Imagine what the Bell Centre will be like on Monday night.
Place be rockin’ …
I’ve got a great idea for a video to accompany Michel Lacroix’s booming “Mesdames et messieurs, accueillons nos Canadiens”:
As Carey Price leads his teammates onto the ice past the flag kids, they should dim the house lights and project this clip on the ice:
Boston isn’t Egypt.
And your Montreal Canadiens certainly weren’t the Bruins’ enslaved, pyramid-building bitches.
But it did get pretty darn biblical at the TD Banknorth Garden.
The mysterious Zdeno Chara illness?
Tom Pyatt, bleeding on the Boston ice in February, buzzing around Boston defenceman like a locust on meth in April?
Claude Julien looking as stressed as Pharaoh Mubarak?
Tell me that wasn’t a just-but-vengeful G-d pounding some serious karma up Boston’s butt.
Tell me Jesus Price – who is ready for his closeup, Mr. DeMille – isn’t laying a little Mosaic mojo on them.
Tell me Jacques Martin – constantly criticized by the many delusional Montrealers, from Mitch Melnick up, who think they’re better coaches than he – hasn’t schooled the hapless Julien?
And while watching P.K., Eller, Ryan White and David Desharnais, tell me again how Martin ruins young players.
After the game, Max Pacioretty Tweeted: “the boys played awesome, again! lets keep this thing going”
And while the Canadiens aren’t nearly through to the Promised Land, there is reason to be optimistic for the first night of Passover back at the Bell.
Arpon Basu has another great piece on the Canadiens becoming favourites in this series. This thing is far from over, and Jacques Martin will have to prevent a contagion of overconfidence among his players.
I can’t see any complacency in a room of veteran leaders. The captain and Hal Gill won’t let it happen.
The Canadiens have taken a stranglehold on this series because Martin’s system has forced the Bruins into errors, and we’ve seen opportunistic scoring that was lacking through most of the season.
All five goals have been scored off turnovers. The Canadiens forechecking pressure – brilliantly executed on many occasions by Tomas Plekanec and Mike Cammalleri and best illustrated by Lars Eller playing keep-away in the third period – is relentless. The Boston defence, even with Chara, has been exposed as slow, immobile and incapable of making good first passes.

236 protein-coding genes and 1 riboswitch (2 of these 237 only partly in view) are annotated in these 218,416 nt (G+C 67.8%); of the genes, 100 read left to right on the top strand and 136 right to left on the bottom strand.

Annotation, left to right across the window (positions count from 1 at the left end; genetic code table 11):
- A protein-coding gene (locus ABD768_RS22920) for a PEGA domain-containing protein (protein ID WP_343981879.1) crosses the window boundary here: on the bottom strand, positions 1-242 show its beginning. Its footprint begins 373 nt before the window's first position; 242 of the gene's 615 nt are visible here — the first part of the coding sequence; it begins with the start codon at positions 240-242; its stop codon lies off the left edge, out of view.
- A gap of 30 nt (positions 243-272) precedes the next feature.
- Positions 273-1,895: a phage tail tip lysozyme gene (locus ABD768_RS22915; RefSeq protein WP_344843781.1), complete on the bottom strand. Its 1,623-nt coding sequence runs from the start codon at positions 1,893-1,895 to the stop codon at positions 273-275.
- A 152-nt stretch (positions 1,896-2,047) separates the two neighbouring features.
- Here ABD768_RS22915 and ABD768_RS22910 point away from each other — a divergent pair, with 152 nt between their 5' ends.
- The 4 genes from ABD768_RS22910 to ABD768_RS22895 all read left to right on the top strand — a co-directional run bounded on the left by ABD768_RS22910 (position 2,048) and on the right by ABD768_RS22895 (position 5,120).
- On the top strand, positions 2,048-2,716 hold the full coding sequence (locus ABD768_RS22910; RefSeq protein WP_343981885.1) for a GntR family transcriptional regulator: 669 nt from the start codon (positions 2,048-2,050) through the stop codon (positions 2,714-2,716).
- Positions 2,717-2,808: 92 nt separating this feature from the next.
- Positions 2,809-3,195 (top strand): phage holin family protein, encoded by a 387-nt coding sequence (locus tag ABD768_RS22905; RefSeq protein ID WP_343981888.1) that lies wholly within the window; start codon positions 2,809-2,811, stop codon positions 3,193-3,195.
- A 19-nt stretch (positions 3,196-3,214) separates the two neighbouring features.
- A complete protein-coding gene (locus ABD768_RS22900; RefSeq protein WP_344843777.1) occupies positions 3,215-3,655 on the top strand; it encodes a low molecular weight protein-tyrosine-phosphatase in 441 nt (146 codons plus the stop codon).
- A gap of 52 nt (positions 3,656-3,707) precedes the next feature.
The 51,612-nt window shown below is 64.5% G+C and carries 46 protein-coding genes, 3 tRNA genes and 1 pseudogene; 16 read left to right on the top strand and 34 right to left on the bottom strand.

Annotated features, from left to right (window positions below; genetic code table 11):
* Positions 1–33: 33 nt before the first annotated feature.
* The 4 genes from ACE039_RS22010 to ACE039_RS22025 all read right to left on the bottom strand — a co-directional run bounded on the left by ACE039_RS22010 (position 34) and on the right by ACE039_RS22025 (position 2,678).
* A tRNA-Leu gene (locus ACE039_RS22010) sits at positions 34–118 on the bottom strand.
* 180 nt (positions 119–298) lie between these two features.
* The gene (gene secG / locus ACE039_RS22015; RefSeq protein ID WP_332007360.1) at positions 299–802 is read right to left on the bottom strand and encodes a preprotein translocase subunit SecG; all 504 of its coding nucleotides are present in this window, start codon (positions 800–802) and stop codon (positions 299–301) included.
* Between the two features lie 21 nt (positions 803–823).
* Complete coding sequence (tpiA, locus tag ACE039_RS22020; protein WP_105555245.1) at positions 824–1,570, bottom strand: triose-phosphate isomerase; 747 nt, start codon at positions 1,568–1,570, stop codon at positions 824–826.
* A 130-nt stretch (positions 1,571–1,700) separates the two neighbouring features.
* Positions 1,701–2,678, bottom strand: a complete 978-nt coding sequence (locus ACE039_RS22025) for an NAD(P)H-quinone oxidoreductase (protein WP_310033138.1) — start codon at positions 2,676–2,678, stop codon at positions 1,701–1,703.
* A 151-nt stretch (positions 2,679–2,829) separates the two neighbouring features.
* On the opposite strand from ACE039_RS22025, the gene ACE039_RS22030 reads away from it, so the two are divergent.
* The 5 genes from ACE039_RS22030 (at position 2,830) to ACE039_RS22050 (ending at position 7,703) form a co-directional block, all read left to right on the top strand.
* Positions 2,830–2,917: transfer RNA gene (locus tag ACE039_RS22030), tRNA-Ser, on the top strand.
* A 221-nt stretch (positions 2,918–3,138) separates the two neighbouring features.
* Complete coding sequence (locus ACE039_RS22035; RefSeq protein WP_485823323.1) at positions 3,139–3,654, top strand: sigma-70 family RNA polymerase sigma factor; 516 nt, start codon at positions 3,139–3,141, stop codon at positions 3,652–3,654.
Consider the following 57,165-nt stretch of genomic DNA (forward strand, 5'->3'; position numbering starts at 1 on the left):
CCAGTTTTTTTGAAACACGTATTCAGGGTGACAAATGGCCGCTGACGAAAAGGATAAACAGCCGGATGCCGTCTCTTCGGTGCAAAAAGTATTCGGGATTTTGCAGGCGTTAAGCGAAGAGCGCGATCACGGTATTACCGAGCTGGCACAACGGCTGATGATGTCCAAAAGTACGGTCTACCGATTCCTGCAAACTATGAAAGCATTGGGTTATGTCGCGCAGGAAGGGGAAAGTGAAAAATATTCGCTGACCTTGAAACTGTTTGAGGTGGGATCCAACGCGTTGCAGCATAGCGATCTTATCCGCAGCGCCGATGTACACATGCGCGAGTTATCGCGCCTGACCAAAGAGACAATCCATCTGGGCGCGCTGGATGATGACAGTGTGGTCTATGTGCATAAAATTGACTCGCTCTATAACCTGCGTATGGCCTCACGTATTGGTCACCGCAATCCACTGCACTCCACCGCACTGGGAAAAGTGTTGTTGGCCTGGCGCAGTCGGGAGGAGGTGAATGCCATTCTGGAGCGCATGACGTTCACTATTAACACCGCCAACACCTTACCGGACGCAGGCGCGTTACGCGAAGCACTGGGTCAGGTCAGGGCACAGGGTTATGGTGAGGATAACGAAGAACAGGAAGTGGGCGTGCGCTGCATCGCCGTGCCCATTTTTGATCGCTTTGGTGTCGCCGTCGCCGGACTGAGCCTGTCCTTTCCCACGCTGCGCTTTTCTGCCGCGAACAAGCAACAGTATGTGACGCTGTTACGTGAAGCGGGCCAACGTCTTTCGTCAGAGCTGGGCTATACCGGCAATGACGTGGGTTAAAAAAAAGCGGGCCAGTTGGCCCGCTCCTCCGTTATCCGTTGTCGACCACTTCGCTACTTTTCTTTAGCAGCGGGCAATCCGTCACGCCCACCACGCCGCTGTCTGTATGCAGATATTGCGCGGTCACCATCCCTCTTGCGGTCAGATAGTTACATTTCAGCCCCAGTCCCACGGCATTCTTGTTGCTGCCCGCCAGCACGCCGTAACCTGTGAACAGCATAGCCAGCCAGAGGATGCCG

As a result the Bruins forwards have had to come back deeper than they like to. There is no speed or fluidity to Boston’s attack as it moves through the neutral zone.
When the Bruins announced, after the game, that they hadn’t decided if the team would skate on Sunday, a Boston writer quipped: “Why start now?”
Yes, Boston has had a shot advantage through two games. And Price was lucky a couple times in Game Two.
But the Canadiens have blocked 46 shots through two games, to 21 for Boston. Notwithstanding all the pre-game talk about Milan Lucic and Nathan Horton crashing the crease and making Price’s life miserable, the hulking Boston forwards have been non-factors … so much so that Julien dropped Horton off the top line last night.
As was the case in Game One, there were five white jerseys near the puck all night. The Canadiens were usually able to clear the zone with short, high percentage passes, and James Wisniewski kept the Boston forecheck honest with the kind of long tape-to-tape passes that Dennis Seidenberg can’t make.
P.K. Subban has played more than 27 minutes in each game. Roman Hamrlik has played less than 20. Hal Gill and Jaro Spacek are displaying veteran savvy, and Brent Sopel (eight blocked shots so far) has been a revelation.
Look, the series is far from over.
There are, in biblical terms, many rivers to cross.
But playing without Andrei Markov, Josh Gorges, Max Pacioretty and Andrei Kostitsyn, the Canadiens spanked the Bruins in their own barn.
And Boston, which was 24-12-5 on the roadthis season, hasn’t won at the Bell Centre since September … and that one didn’t count.
One more sleep.
And a cool mash-up from Kevin “BattleSeppo” Morin: